Saetan waited. As much as he wanted answers, he wouldn't open her by force. Too much now depended on trust.

The barriers opened, and he went in.

He didn't rummage through her thoughts or descend deeper than was necessary, despite his curiosity. That would have been a shocking betrayal of the Blood's code of honor. And there was a strange, deep blankness to her mind that troubled him, a soft neutrality that he was sure hid something very different. He quickly found what he was looking for—the psychic thread that would vibrate in sympathy with a plucked, same-rank thread and would tell him what Jewels she wore, or would wear after her Birthright Ceremony. He began with the White, the lightest rank, and worked his way down, listening for the answering hum.

Hell's fire! Nothing. He hadn't expected anything until he'd reached the Red, but he'd expected a response at that depth. She had to wear Birthright Red in order to wear the Black after she made the Offering to the Darkness. Witch always wore the Black.

Without thinking, Saetan plucked the Black thread.

The hum came from below him.

Saetan released her hands, amazed that his own weren't shaking. He swallowed to get his heart out of his throat. "Have you had the Birthright Ceremony yet?"

Jaenelle drooped.

He gently lifted her chin. "Witch-child?"

Misery filled her sapphire eyes. A tear rolled down her cheek. "I f-failed the t-test. Does that mean I have to give the Jewels back?"

"Failed the— What Jewels?"

Jaenelle slipped her hand into the folds of her blue dress and pulled out a velvet bag. She upended it on the low table beside his chair with a proud but watery smile.

Saetan closed his eyes, leaned his head against the back of the chair, and sincerely hoped the room would stop spinning. He didn't need to look at them to know what they were: twelve uncut Jewels. White, Yellow, Tiger Eye, Summer-sky, Purple Dusk, Blood Opal, Green, Sapphire, Red, Gray, and Ebon-gray.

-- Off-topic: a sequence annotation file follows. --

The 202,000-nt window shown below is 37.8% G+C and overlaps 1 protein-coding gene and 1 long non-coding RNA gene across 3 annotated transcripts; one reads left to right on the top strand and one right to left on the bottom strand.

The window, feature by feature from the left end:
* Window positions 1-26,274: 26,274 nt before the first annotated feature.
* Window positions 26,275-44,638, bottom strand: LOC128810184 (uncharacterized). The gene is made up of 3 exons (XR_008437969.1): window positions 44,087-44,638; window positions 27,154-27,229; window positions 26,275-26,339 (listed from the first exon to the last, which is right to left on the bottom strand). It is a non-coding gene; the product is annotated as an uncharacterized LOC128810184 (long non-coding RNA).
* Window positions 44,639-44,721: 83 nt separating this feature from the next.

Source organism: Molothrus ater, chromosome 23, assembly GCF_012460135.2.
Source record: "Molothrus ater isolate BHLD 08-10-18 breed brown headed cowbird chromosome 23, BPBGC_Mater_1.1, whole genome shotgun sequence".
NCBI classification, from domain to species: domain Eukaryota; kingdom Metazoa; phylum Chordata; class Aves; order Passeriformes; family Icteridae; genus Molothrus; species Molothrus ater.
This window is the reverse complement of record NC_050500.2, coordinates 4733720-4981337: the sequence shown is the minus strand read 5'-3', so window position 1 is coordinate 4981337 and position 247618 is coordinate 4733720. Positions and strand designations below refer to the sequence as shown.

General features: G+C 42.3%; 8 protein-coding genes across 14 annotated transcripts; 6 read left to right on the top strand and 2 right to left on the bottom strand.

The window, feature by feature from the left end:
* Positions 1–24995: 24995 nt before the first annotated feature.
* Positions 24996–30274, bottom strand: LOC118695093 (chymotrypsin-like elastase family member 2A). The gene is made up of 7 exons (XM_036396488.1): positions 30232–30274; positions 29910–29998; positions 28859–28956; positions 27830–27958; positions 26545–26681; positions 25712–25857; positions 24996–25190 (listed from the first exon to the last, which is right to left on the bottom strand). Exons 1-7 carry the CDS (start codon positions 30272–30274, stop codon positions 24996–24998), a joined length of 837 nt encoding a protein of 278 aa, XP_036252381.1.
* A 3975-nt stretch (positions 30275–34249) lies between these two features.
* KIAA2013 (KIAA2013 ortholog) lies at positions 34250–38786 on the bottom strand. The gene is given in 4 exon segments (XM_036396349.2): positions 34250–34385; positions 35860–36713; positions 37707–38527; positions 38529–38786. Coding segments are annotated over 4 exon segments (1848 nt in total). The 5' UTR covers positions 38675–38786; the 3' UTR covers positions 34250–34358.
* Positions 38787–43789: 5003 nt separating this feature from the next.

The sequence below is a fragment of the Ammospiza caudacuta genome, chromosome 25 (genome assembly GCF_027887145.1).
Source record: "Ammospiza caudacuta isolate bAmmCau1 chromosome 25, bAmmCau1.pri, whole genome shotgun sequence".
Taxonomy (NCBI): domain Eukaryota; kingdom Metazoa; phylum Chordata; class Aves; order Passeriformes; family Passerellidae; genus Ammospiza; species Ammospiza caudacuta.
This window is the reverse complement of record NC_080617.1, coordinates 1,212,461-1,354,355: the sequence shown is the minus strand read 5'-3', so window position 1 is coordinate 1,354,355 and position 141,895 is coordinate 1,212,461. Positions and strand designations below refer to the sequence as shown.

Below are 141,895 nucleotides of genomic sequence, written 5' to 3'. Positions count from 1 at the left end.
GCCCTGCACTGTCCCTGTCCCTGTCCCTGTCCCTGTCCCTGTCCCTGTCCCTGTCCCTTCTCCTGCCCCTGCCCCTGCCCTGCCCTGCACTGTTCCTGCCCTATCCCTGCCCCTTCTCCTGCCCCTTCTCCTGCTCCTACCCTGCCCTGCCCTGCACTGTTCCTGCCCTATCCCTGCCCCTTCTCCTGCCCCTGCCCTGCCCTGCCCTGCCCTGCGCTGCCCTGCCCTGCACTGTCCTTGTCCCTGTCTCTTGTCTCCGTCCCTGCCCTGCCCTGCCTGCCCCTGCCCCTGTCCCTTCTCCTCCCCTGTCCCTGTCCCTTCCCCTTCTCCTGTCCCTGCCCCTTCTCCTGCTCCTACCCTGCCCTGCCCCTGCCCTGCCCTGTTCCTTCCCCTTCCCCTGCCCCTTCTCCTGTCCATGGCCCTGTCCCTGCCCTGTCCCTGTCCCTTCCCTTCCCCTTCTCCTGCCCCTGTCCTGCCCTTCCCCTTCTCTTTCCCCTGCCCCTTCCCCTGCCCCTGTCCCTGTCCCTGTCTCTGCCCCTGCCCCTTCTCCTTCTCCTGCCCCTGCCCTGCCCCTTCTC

No one knew where the Jewels had come from. If one was destined to wear a Jewel, it simply appeared on the Altar after the Birthright Ceremony or the Offering to the Darkness. Even when he was young, receiving an uncut Jewel—a Jewel that had never been worn by another of the Blood—was rare. His Birthright Red Jewel had been uncut. When he'd been gifted with the Black, it, too, had been uncut. But to receive an entire set of uncut Jewels . . . Saetan leaned over and tapped the Yellow Jewel with the tip of his nail. It flared, the fire in the center warning him off. He frowned, puzzled. The Jewel already identified itself as female, as being bonded to a witch and not a Blood male, but there was the faintest hint of maleness in it too. Jaenelle wiped the tears from her cheeks and sniffed.

"The lighter Jewels are for practice and everyday stuff until I'm ready to set these." She upended another velvet bag. The room spun in every direction. Saetan's nails pierced the leather arms of his chair.

Hell's fire, Mother Night, and may the Darkness be merciful!

Thirteen uncut Black Jewels, Jewels that already glittered with the inner fire of a psychic bond. Having a child bond with one Black Jewel without having her mind pulled into its depths was disturbing enough, but the inner strength required to bond and holdthirteen of them . . . Fear skittered up his spine, raced through his veins.

Anne Bishop Books | Science Fiction Books | The Black Jewels Series Books